Market: why a hamster can’t trade cryptocurrency

(BFM Bourse) – Mr. Goxx is a trader who has outperformed the S&P 500 or Berskshire Hathaway since he began “investing” in cryptocurrencies at the end of June. He is also a hamster. But he is not a brilliant investor.

No offense to seasoned investors, luck has now been established to play a major role in investing. This is evidenced by several cases of “stock picking”. As early as 1963, Princeton professor Burton Malkiel stated that “a blindfolded monkey throwing darts at the pages of a financial newspaper can choose a portfolio that will fit just as well as a portfolio carefully selected by experts.” “Malkiel was wrong,” said Rob Arnott, CEO of Research Affiliates, in December 2012. “The monkeys are actually much better than the experts and than the market itself,” he added.

An asset management company actually tested this hypothesis by creating 100 portfolios of 30 stocks randomly selected from the 1,000 largest U.S. capitalization companies every year from 1964 to 2010. The results are instructive: on average, 98 out of 100 Monkey Portfolios (with a random “pick of stocks”) outperformed a market cap-weighted index of 1,000 stocks each year.

Another experiment conducted by TradingMarket (a company that provides tools and advice to investors) in 2006 came to the same conclusion. In fact, this company asked 10 “playmates” from the erotic Playboy magazine to choose 5 stocks in a trading contest. Diana Brooks (Miss Playboy in May 1998) won the latter with a solid annual return of 43.4% (versus +13.6% for the S&P), outperforming 90% of asset managers that year. 4 other playmates also outperformed the S&P 500, compared to only 33% of active managers.

Hamster trading cryptocurrency

Luck is therefore the determining factor in the performance of an investor in the stock market, and this is once again confirmed by the latest sensation on the network: the hamster Mr Goxx, whose crypto betting has shown a return of almost 20% since he began trading in June last year.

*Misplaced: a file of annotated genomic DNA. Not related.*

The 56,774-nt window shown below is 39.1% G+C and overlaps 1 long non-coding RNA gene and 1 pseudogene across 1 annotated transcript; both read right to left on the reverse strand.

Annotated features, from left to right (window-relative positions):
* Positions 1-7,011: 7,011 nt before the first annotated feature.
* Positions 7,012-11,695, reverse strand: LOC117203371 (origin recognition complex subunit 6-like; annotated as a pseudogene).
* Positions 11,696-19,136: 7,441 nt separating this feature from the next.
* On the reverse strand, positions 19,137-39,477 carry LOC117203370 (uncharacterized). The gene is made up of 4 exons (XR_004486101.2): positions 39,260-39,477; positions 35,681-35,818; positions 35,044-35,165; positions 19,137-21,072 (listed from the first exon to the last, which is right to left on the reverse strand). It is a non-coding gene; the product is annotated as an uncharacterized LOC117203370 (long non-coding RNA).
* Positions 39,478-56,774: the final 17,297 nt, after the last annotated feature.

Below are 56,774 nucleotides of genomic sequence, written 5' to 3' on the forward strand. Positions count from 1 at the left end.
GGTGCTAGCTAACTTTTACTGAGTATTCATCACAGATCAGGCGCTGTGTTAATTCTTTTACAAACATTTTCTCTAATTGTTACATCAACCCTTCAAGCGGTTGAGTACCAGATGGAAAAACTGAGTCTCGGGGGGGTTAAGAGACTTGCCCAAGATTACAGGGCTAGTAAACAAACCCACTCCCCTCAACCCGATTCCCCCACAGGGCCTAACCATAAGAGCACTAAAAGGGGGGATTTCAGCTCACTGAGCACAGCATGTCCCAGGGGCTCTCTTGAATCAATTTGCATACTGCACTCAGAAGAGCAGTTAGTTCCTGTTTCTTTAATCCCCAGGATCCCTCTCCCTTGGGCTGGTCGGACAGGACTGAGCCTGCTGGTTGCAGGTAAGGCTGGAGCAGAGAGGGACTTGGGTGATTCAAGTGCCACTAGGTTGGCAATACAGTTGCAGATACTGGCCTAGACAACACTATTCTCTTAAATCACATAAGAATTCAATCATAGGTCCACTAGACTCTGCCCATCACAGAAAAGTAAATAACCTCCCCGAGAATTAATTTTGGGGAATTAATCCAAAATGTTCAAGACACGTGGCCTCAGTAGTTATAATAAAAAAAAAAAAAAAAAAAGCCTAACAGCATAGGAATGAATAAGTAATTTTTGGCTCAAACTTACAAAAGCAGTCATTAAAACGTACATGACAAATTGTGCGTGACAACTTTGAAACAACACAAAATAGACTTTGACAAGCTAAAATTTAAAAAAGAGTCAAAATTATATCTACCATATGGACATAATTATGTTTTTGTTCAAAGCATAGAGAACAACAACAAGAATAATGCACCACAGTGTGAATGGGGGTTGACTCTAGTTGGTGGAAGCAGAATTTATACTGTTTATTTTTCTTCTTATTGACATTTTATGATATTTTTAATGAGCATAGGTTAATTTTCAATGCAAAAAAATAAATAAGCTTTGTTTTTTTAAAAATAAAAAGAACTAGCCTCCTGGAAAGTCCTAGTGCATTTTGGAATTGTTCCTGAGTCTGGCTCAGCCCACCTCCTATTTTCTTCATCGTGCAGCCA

When he arrives at his office called Goxx Capital (a small box next to his regular cage, the name of which is a reference to the Japanese bitcoin exchange platform Mt. Gox, the market leader before its bankruptcy in 2014), Twitch live streams and his audience (read more with over 7,400 followers on the platform) keeps a close eye on his movements that shape his “investment decisions”. Mr. Gox’s office is indeed equipped with a wheel and two tunnels. The wheel, called the “wheel of intent,” revolves around thirty cryptocurrencies, and one of them is chosen when the rodent descends from it. He can then use one of the two tunnels, which initiates an order to buy or sell – with real money – on the cryptocurrency platform.

The designers of this experiment are German and explain that they started the project “as a hobby”. Mr. Goxx’s owner says he enjoys getting people interested in new technologies, and the other person involved, a programmer, is his best friend. The complex installation (including a single board computer equipped with software, custom-cut parts using a 3D printer, etc.) was carried out by two friends who also plan to add “a lot of features that will make it all much more fun to watch and give Mr. Gox even more opportunities to play.

Performance for perspective

While the experience is indeed amusing, comparisons between Mr. Gox’s work and “star” asset managers like Warren Buffett or Kathy Wood should not be taken too seriously. On the one hand, since they do not invest in the same type of assets, rodents rely exclusively on cryptocurrencies, ultra-volatile assets, when investment companies focus on stock markets. On the other hand, of course, because Mr. Gox has no idea what he’s betting on. His human partners are also keen to emphasize in every tweet that Mr. Gox’s decisions should not be taken as investment advice.

Finally, managers have limits and limitations that are not comparable to this experience. For example, to limit risk, managers cannot have too many stocks in their portfolio and must ensure the liquidity of the stocks they hold. Finally, beyond a certain amount of assets to be managed, managers cannot invest a significant portion, as in the experiments described, of the money entrusted by their clients to certain companies. Simply because these amounts can be much higher than the market valuation of the companies in question.

Quentin Subrann – © 2022 BFM Bourse

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